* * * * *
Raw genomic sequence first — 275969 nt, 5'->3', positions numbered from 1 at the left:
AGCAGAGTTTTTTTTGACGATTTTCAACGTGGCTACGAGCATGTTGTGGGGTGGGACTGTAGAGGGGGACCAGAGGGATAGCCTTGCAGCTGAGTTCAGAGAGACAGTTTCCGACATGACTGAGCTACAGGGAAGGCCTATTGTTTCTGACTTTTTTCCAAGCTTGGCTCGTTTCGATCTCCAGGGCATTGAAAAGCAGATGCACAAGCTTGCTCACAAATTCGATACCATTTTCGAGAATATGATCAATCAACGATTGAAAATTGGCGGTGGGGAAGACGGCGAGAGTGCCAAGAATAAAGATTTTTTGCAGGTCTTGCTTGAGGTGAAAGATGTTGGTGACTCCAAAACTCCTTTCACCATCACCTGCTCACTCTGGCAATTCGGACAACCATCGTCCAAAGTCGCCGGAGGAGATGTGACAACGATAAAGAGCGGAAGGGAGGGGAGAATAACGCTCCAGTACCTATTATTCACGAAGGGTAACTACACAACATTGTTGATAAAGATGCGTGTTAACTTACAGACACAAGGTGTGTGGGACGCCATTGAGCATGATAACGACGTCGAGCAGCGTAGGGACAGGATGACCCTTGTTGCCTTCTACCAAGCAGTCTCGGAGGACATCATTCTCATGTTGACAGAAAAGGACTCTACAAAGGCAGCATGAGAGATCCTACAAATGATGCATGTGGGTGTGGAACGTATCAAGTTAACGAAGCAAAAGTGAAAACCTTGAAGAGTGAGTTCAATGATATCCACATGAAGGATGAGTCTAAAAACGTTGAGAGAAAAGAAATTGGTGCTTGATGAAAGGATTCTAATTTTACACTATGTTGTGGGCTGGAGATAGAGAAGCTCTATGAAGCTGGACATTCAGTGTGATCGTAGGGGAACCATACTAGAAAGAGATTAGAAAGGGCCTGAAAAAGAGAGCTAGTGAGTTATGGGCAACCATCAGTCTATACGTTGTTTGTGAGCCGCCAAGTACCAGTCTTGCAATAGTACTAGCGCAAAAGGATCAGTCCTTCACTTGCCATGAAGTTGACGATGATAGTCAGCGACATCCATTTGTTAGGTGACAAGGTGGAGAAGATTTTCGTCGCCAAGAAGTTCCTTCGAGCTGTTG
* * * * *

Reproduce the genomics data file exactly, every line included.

Raw genomic sequence first — 275969 nt, 5'->3', positions numbered from 1 at the left:
AGCAGAGTTTTTTTTGACGATTTTCAACGTGGCTACGAGCATGTTGTGGGGTGGGACTGTAGAGGGGGACCAGAGGGATAGCCTTGCAGCTGAGTTCAGAGAGACAGTTTCCGACATGACTGAGCTACAGGGAAGGCCTATTGTTTCTGACTTTTTTCCAAGCTTGGCTCGTTTCGATCTCCAGGGCATTGAAAAGCAGATGCACAAGCTTGCTCACAAATTCGATACCATTTTCGAGAATATGATCAATCAACGATTGAAAATTGGCGGTGGGGAAGACGGCGAGAGTGCCAAGAATAAAGATTTTTTGCAGGTCTTGCTTGAGGTGAAAGATGTTGGTGACTCCAAAACTCCTTTCACCATCACCTGCTCACTCTGGCAATTCGGACAACCATCGTCCAAAGTCGCCGGAGGAGATGTGACAACGATAAAGAGCGGAAGGGAGGGGAGAATAACGCTCCAGTACCTATTATTCACGAAGGGTAACTACACAACATTGTTGATAAAGATGCGTGTTAACTTACAGACACAAGGTGTGTGGGACGCCATTGAGCATGATAACGACGTCGAGCAGCGTAGGGACAGGATGACCCTTGTTGCCTTCTACCAAGCAGTCTCGGAGGACATCATTCTCATGTTGACAGAAAAGGACTCTACAAAGGCAGCATGAGAGATCCTACAAATGATGCATGTGGGTGTGGAACGTATCAAGTTAACGAAGCAAAAGTGAAAACCTTGAAGAGTGAGTTCAATGATATCCACATGAAGGATGAGTCTAAAAACGTTGAGAGAAAAGAAATTGGTGCTTGATGAAAGGATTCTAATTTTACACTATGTTGTGGGCTGGAGATAGAGAAGCTCTATGAAGCTGGACATTCAGTGTGATCGTAGGGGAACCATACTAGAAAGAGATTAGAAAGGGCCTGAAAAAGAGAGCTAGTGAGTTATGGGCAACCATCAGTCTATACGTTGTTTGTGAGCCGCCAAGTACCAGTCTTGCAATAGTACTAGCGCAAAAGGATCAGTCCTTCACTTGCCATGAAGTTGACGATGATAGTCAGCGACATCCATTTGTTAGGTGACAAGGTGGAGAAGATTTTCGTCGCCAAGAAGTTCCTTCGAGCTGTTG